Saudi Arabia and its Gulf Cooperation Council allies — cheerleaders as avid of a military confrontation with Iran as Israel these days — allege that Iran is the font of a rising, revolutionary “Shia crescent” that will upend the entire region. The reality is that the Gulf Arabs — with U.S. backing — have come to enjoy a dominance of the Persian Gulf unattainable in the days of the Shah and are using the very real threat from Iran to divert attention from their own domestic economic and political deficiencies. If Iran is able to stoke Shia rebellions in Bahrain and Saudi Arabia, it may have something to do with the fertile ground created by the policies of the regimes toward their minorities.
Behind all these claims and pretexts, excuses and diversions lies the expectation that the United States, backed by Europe, will have to finish a war that Israel may start and the Gulf Arabs will quietly endorse. For this reason, if no other, it is incumbent upon the friends of Israel and the Gulf Arabs to engage them more creatively on their legitimate security concerns — acknowledging the very real challenge of containing a regime in Tehran that is an enemy to its own people as well as to the world’s interest in avoiding a nuclear arms race. These friends need to call their bluff on seeking support for agendas that are at best unique to their narrow interests and at worst destructive to the wider aim, which is to ensure that the challenge to Iran’s nuclear program doesn’t metastasize into a military conflict with little prospect of achieving longer-term security. This is not — or shouldn’t be — a matter of the West’s commitment to ensuring the security and stability of key allies in the face of a rising threat. It is — and must be — about applying the necessary judgment on the utility of force, and the potential for containment, when no good option exists.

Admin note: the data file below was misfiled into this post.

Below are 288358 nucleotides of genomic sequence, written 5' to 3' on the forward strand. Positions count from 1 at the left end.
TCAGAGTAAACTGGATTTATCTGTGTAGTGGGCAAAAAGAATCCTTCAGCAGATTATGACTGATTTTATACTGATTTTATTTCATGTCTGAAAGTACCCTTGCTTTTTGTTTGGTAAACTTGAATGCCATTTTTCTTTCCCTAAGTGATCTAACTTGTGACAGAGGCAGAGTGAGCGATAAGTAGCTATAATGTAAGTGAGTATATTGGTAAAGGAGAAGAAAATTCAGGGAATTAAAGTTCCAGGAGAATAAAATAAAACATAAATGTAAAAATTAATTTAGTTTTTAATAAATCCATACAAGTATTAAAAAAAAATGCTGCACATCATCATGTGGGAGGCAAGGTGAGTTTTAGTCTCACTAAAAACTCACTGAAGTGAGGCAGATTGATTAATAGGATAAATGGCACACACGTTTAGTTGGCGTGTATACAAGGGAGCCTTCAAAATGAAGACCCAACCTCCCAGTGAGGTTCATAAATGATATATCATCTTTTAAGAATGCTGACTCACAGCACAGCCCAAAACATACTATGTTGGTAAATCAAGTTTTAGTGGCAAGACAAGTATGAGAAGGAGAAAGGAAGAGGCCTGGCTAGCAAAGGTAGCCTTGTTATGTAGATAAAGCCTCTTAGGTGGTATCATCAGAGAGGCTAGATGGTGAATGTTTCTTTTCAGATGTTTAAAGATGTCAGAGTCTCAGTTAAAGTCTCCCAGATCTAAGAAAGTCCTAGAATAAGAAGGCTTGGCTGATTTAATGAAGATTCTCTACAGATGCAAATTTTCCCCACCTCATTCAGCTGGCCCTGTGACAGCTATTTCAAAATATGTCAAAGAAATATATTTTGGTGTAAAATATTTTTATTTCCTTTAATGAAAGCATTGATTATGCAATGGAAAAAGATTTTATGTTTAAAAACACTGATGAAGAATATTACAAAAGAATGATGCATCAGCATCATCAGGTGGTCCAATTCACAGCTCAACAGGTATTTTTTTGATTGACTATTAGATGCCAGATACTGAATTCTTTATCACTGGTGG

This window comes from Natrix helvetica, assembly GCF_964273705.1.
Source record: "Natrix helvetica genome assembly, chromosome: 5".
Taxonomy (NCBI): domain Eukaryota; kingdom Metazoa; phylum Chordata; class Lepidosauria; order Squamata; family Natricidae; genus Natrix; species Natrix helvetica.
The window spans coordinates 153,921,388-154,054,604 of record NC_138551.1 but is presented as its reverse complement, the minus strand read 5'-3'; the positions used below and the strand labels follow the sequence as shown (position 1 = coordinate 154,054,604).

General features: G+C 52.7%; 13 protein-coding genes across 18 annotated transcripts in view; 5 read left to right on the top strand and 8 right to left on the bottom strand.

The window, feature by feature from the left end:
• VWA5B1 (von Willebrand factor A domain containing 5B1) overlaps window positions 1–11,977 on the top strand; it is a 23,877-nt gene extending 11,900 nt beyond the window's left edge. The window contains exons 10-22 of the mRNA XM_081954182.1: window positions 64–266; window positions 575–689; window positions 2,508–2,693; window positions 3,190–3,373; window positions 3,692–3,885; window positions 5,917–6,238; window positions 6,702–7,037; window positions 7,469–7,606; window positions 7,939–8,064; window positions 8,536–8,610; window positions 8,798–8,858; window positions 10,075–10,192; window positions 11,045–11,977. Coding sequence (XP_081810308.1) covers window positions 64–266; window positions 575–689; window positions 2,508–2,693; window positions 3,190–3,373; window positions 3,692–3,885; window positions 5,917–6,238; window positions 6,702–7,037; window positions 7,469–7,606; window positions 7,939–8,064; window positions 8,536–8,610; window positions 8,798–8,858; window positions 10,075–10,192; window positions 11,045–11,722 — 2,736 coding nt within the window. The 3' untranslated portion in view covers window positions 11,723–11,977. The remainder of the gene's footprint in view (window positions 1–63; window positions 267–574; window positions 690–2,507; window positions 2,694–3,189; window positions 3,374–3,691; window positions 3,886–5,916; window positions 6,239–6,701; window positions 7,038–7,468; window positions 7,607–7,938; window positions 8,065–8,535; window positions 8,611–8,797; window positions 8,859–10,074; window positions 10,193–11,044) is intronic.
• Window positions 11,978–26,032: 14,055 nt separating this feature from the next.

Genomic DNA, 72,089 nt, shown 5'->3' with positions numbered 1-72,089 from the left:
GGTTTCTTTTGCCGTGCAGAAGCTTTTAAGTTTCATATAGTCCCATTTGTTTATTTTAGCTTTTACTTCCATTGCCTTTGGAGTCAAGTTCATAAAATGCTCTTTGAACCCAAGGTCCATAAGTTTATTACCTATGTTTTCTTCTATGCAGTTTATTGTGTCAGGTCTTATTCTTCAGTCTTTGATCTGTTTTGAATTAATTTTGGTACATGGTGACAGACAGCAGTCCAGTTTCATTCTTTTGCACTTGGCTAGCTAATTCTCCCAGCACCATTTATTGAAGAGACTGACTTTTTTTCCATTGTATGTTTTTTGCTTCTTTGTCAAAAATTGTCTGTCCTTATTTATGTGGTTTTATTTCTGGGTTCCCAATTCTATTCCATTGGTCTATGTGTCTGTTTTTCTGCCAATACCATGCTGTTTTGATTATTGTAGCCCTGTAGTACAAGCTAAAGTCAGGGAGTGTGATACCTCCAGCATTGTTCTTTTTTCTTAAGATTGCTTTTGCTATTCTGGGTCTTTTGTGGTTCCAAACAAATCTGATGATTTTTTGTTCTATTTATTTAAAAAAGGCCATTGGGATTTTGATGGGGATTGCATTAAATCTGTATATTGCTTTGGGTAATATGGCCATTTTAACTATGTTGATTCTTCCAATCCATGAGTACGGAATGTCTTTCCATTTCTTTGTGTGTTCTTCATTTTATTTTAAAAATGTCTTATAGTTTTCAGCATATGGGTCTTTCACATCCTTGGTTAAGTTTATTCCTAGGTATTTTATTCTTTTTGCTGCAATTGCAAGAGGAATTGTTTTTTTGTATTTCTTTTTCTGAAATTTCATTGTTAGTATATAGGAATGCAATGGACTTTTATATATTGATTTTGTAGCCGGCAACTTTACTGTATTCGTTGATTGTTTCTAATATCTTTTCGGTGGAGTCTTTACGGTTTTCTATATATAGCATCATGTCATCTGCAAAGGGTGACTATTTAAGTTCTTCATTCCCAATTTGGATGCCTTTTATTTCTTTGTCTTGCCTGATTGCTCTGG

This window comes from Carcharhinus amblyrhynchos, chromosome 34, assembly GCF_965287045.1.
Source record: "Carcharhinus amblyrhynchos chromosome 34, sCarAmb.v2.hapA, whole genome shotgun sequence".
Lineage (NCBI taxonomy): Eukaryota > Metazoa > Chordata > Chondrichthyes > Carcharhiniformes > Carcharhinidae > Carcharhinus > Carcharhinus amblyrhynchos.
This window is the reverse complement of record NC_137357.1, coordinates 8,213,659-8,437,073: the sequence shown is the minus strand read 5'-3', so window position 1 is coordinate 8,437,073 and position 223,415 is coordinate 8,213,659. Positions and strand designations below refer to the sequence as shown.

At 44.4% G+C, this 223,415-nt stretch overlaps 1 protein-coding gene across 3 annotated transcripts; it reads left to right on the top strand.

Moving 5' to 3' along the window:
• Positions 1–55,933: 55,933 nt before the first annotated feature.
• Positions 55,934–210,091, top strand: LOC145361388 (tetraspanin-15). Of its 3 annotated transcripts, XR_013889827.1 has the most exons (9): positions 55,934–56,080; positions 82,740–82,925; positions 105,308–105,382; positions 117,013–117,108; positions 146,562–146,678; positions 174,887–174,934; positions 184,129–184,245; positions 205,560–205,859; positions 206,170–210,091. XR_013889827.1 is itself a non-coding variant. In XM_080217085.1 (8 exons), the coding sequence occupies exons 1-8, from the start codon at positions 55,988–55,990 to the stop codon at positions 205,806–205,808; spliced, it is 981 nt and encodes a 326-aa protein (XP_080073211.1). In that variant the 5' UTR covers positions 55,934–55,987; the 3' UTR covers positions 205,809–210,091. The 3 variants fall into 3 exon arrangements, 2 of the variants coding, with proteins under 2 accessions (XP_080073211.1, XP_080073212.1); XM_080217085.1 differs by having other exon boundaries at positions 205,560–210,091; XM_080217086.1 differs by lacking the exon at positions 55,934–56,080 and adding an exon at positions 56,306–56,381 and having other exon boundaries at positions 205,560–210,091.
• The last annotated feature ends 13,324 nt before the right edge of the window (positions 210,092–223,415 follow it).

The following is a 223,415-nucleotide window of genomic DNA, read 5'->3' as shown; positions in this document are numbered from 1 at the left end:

Ten years after the war in Iraq was set in motion — an immensely costly war variously justified on the grounds of Saddam’s WMD, his support for Al Qaeda, the certain welcome of his long-oppressed people and the transformation of Iraq into a beacon of democracy — it is well worth re-examining the claims made by the region’s interested parties about the need for another war in the Persian Gulf. When it comes to the Middle East today, a bonfire of alibis is overdue. There is no time like the present to strike the match.
PHOTO: Demonstrators burn a poster of Syrian President Bashar al-Assad during a protest in Al Mazaa, Damascus, February 12, 2012. REUTERS/Handout